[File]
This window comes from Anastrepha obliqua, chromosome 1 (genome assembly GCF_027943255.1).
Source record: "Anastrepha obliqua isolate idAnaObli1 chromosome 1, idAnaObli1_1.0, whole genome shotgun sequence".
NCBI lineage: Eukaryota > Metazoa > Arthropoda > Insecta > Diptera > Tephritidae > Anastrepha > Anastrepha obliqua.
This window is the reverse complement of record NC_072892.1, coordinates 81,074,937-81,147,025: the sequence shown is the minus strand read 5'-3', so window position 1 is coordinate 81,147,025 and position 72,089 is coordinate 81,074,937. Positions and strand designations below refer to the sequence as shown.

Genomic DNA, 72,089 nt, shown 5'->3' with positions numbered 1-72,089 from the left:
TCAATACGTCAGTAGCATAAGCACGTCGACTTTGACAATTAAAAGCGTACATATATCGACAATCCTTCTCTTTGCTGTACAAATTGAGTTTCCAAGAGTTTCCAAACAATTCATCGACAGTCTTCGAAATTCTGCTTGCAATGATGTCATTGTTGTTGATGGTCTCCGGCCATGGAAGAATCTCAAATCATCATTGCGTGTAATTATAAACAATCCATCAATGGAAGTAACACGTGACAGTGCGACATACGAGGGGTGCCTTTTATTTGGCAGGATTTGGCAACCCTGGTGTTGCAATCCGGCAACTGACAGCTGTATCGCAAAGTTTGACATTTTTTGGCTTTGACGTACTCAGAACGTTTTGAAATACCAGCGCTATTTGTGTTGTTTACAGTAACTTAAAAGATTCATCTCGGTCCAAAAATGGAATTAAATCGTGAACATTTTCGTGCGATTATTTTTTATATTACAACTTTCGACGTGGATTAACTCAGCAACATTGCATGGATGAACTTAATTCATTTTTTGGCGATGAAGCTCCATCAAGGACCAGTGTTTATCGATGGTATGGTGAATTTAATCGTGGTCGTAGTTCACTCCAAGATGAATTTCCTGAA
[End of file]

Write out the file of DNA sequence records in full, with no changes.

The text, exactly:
This window comes from Anastrepha obliqua, chromosome 1 (genome assembly GCF_027943255.1).
Source record: "Anastrepha obliqua isolate idAnaObli1 chromosome 1, idAnaObli1_1.0, whole genome shotgun sequence".
NCBI lineage: Eukaryota > Metazoa > Arthropoda > Insecta > Diptera > Tephritidae > Anastrepha > Anastrepha obliqua.
This window is the reverse complement of record NC_072892.1, coordinates 81,074,937-81,147,025: the sequence shown is the minus strand read 5'-3', so window position 1 is coordinate 81,147,025 and position 72,089 is coordinate 81,074,937. Positions and strand designations below refer to the sequence as shown.

Genomic DNA, 72,089 nt, shown 5'->3' with positions numbered 1-72,089 from the left:
TCAATACGTCAGTAGCATAAGCACGTCGACTTTGACAATTAAAAGCGTACATATATCGACAATCCTTCTCTTTGCTGTACAAATTGAGTTTCCAAGAGTTTCCAAACAATTCATCGACAGTCTTCGAAATTCTGCTTGCAATGATGTCATTGTTGTTGATGGTCTCCGGCCATGGAAGAATCTCAAATCATCATTGCGTGTAATTATAAACAATCCATCAATGGAAGTAACACGTGACAGTGCGACATACGAGGGGTGCCTTTTATTTGGCAGGATTTGGCAACCCTGGTGTTGCAATCCGGCAACTGACAGCTGTATCGCAAAGTTTGACATTTTTTGGCTTTGACGTACTCAGAACGTTTTGAAATACCAGCGCTATTTGTGTTGTTTACAGTAACTTAAAAGATTCATCTCGGTCCAAAAATGGAATTAAATCGTGAACATTTTCGTGCGATTATTTTTTATATTACAACTTTCGACGTGGATTAACTCAGCAACATTGCATGGATGAACTTAATTCATTTTTTGGCGATGAAGCTCCATCAAGGACCAGTGTTTATCGATGGTATGGTGAATTTAATCGTGGTCGTAGTTCACTCCAAGATGAATTTCCTGAA